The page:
In an interview with New Scientist journalistGraham Lawton, Richard Dawkins discusses his new book, Outgrowing God: A Beginners Guide. The interview touches on several issues raised in this book and Dawkins’ previous work, The God Delusion. While his latest offering is written for younger readers, it covers much of the same material as his previous works. Unfortunately, the esteemed Oxford biologist has proven himself prone to making mistakes that have caused many readers—Christians and atheists alike—to view him as someone undeserving of serious consideration. Let’s consider several fields in which Dawkins finds himself out of his depth.
First, Dawkins claims that there is no evidence for the Jewish presence in or exodus from Egypt. With no training in Egyptology, he could not be expected to be aware of the wealth of indirect evidence supporting the Jews’ presence in Egypt. The Pentateuch contains numerous Egyptian loanwords and phrases, and, according to one Egyptologist, has an “exceedingly intimate knowledge of Egyptian life, literature, and culture, particularly in respect to the Egyptian court. He is equally unfamiliar with detailed arguments by Egyptologists such as John Currid and James Hoffmeier, which indicate close connections with Egypt in the Hebrew text of the Pentateuch. Dawkins also seems to be unaware that the Egyptians frequently refused to name their enemies and did not record military defeats.
Second, without any experience in biblical studies, Dawkins fails to realize that biblical scholars have answered many of the supposed problems he identifies in the Bible. In The God Delusion, he claims that the near-sacrifice of Isaac is an “appalling story,” when it demonstrates God’s rejection of human sacrifice. He also states that “God was obviously looking forward to” the sacrifice of Jephthah’s daughter. Virtually any reader can detect God’s disapproval given the content, structure of the book of Judges, and the application of other relevant passages from elsewhere in the Bible (e.g., Leviticus 18:21; Deuteronomy 18:10). He claims, “Modern Christian theologians sometimes write off the Old Testament altogether,” but—in yet another case of overreach—provides no examples of any scholars who do so. Dawkins does no better when it comes to the New Testament. He confidently states that the Gospel writers did not author the works credited to them, but produces no evidence to support his claim. Indeed, he cannot do so as there are no known copies of any biblical Gospel that does not have the name of its author attached.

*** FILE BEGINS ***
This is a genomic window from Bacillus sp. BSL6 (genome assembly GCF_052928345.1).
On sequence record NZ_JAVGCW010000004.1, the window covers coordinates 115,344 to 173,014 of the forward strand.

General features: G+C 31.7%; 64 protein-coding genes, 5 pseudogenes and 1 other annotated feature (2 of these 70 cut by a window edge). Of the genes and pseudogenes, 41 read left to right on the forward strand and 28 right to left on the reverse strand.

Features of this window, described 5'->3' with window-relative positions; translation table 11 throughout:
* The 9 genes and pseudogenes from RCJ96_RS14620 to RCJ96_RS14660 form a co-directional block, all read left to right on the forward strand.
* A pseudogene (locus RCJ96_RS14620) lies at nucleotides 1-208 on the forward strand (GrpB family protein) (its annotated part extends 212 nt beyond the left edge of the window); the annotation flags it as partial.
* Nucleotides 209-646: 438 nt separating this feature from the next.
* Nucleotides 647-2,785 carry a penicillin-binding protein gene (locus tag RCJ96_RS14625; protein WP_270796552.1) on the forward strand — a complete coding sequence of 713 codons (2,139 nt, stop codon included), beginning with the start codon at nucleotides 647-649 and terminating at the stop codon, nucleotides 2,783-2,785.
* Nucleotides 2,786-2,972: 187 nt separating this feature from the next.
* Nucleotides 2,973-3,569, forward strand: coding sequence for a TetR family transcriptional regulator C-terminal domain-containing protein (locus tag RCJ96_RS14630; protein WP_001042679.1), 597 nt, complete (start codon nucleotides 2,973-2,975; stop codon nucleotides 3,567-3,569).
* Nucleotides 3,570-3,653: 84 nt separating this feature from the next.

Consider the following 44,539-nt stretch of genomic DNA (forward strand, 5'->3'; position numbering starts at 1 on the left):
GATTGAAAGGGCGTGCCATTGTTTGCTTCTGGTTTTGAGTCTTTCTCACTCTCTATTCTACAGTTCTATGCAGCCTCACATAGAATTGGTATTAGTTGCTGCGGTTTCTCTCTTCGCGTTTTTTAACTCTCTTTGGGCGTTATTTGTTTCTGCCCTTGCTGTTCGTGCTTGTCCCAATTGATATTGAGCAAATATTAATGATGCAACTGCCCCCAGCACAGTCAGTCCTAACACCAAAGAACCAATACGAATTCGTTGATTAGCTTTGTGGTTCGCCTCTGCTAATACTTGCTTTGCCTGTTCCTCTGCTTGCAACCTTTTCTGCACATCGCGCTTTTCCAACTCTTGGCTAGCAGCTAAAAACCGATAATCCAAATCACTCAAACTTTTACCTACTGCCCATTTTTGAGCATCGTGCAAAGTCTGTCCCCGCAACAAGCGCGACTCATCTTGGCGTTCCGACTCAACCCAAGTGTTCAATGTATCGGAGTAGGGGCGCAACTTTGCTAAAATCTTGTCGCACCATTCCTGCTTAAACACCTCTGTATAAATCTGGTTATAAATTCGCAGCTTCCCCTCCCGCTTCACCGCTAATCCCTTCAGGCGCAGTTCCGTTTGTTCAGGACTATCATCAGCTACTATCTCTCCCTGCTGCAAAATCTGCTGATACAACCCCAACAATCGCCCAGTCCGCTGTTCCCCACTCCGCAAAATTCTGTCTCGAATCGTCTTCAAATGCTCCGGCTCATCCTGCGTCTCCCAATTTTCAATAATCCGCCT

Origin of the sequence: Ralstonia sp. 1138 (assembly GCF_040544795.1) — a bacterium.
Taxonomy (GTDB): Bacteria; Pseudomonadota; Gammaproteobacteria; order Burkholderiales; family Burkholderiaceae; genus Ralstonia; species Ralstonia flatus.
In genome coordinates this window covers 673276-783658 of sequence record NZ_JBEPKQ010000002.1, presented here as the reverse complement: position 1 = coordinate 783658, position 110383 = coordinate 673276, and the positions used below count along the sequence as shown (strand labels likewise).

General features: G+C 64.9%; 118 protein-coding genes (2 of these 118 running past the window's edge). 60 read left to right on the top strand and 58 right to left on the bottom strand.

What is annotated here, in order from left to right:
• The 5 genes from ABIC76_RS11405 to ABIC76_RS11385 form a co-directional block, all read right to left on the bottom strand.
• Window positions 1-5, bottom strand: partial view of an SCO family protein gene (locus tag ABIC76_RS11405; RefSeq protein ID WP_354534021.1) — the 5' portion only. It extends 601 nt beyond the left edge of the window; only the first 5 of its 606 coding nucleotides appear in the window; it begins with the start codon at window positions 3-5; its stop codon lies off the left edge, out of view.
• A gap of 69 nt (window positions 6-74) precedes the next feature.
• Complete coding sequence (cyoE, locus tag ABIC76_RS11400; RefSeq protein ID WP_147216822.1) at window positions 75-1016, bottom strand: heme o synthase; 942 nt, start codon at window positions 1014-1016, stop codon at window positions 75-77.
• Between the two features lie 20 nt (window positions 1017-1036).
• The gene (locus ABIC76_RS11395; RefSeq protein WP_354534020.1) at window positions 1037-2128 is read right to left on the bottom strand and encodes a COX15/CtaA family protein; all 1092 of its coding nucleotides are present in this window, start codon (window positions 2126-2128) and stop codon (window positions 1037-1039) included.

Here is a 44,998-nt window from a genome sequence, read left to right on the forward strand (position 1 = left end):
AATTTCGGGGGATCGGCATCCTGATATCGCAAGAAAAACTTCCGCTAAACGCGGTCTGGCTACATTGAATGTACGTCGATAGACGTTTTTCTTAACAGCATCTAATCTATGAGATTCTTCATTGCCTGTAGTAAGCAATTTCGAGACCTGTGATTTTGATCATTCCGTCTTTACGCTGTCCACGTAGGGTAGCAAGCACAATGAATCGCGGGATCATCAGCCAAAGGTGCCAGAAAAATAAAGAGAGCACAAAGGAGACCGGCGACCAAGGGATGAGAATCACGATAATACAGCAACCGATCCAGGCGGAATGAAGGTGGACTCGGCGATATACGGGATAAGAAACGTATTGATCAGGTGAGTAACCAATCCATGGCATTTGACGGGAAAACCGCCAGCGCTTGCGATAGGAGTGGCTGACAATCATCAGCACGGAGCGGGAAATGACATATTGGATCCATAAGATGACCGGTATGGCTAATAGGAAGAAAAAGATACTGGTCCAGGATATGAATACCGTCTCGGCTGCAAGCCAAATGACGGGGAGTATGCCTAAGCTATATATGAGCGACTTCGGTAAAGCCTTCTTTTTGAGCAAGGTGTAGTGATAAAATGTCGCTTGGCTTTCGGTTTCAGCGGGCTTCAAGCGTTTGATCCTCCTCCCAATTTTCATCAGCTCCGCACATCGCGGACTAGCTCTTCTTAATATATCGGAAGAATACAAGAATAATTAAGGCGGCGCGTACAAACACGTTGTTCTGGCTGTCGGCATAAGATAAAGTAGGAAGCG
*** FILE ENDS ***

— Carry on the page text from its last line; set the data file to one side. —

Third, Dawkins demonstrates considerable unfamiliarity with the discipline of archaeology. He makes the absurd claim that “virtually nothing in the Old Testament has any evidential support.” We could forgive his ignorance if reports of these discoveries appeared in scholarly monographs and peer-reviewed journals only. Unfortunately for Dawkins, significant finds are plastered across newspaper headlines and funneled through social media outlets every year. Archaeology has shown that the Bible faithfully records historical events, particularly those of the Divided Monarchy through the New Testament period. Even in periods where direct archaeological confirmation is impossible, the Bible accurately portrays the life settings of its characters.